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Meet MAEC Staff – Mira Best

Collaboration and shared learning are key ingredients in approaching equity work at MAEC. In this blog series, we want to further this idea by introducing you to an incredible Data and Evaluation team member, Data and Evaluation Specialist Mira Best!

Read on for Mira’s book suggestions for inside and outside the office, her thoughts on the meaning of education equity, and what brings her joy!


Who is an advocate or activist that you admire, and why?

I admire Bryan Stevenson, the founder and Executive Director of the Equal Justice Initiative (EJI), for his unwavering commitment to justice and tireless efforts to combat systemic injustices within the American criminal legal system. His efforts have resulted in policy changes, increased attention to the critical issues of racial injustice and wrongful convictions (among others), and significant legal victories—such as the 2012 Supreme Court ruling following his argument before the Court—that banned mandatory life imprisonment without parole sentences for all children and youth aged 17 or younger.

What does education equity mean to you?

To me, education equity means that every student receives what they need to learn, is seen and celebrated at school, has a voice and choice in their education, and feels empowered to pursue their goals, dreams, and aspirations. Education equity is both an action and a mindset and should be present at every point in the system: From how staff interact with school community members, to the curriculum, to how schools and districts partner with their students and families, to equitable funding and allocation of resources, and beyond.

Tell us about a book in your office that you think everyone should read.

“Just Mercy,” Bryan Stevenson’s memoir about his early career in law, lays bare how the criminal legal system routinely imparts injustice while also weaving in stories of compassion, empathy, and hope. It is one of the most infuriating, thought-provoking, and motivating books I have read; the call to seek out the true meaning of justice and the lessons on humanity are applicable in many aspects of life.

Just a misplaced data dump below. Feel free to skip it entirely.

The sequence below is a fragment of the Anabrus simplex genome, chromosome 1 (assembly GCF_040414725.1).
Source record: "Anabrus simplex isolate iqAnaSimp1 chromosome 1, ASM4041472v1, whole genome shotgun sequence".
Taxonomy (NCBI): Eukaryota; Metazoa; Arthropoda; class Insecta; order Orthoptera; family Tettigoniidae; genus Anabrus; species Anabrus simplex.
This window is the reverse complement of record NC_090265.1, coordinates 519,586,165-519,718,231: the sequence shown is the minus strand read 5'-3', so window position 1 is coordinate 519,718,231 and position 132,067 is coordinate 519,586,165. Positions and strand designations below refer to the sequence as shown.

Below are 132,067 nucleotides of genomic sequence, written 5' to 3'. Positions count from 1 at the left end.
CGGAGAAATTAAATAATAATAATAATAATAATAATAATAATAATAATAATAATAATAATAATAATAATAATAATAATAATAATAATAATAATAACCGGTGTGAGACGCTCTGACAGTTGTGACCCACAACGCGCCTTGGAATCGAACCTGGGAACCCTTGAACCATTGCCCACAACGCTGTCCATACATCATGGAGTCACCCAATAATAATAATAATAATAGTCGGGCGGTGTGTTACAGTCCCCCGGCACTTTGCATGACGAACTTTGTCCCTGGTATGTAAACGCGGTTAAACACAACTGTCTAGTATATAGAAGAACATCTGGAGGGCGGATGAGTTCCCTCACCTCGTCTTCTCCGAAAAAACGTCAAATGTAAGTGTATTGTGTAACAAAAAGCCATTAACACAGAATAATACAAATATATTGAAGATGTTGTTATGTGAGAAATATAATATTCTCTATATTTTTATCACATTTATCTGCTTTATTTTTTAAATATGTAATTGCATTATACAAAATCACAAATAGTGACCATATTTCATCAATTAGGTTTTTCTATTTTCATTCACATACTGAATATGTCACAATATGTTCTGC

“Black Lives Matter at School,” edited by Denisha Jones and Jesse Hagopian, is a collection of essays, interviews, and other resources from educators, students, and activists involved in the Black Lives Matter at School movement. This book serves as a guide for those looking to address anti-Blackness in schools and provides readers with concrete examples and resources (such as sample educator union endorsements, organizing principles, and strategies) they can look to and learn from. 

Tell us about a book on your bedside table that you think everyone should read.

I listen to a lot of podcasts and audiobooks as opposed to reading books, since I can listen while doing a puzzle. If you’re looking for something to listen to that satisfies your curiosity about a wide range of topics, I highly recommend the podcast “Radiolab.” One episode may be about our connection and relationship to objects, and then the next episode will focus on the concept of colors.

What is one thing that brings you joy?

My dog, Lukka! Seeing him every day fills up my heart with happiness, and I feel so lucky that I get to share my time on earth with this lovebug.

MAEC's blog is designed to engage hearts and minds of school and district leaders across the country to engage in issues that you have identified as being essential in education. Opinions do not necessarily reflect the views of the organization.

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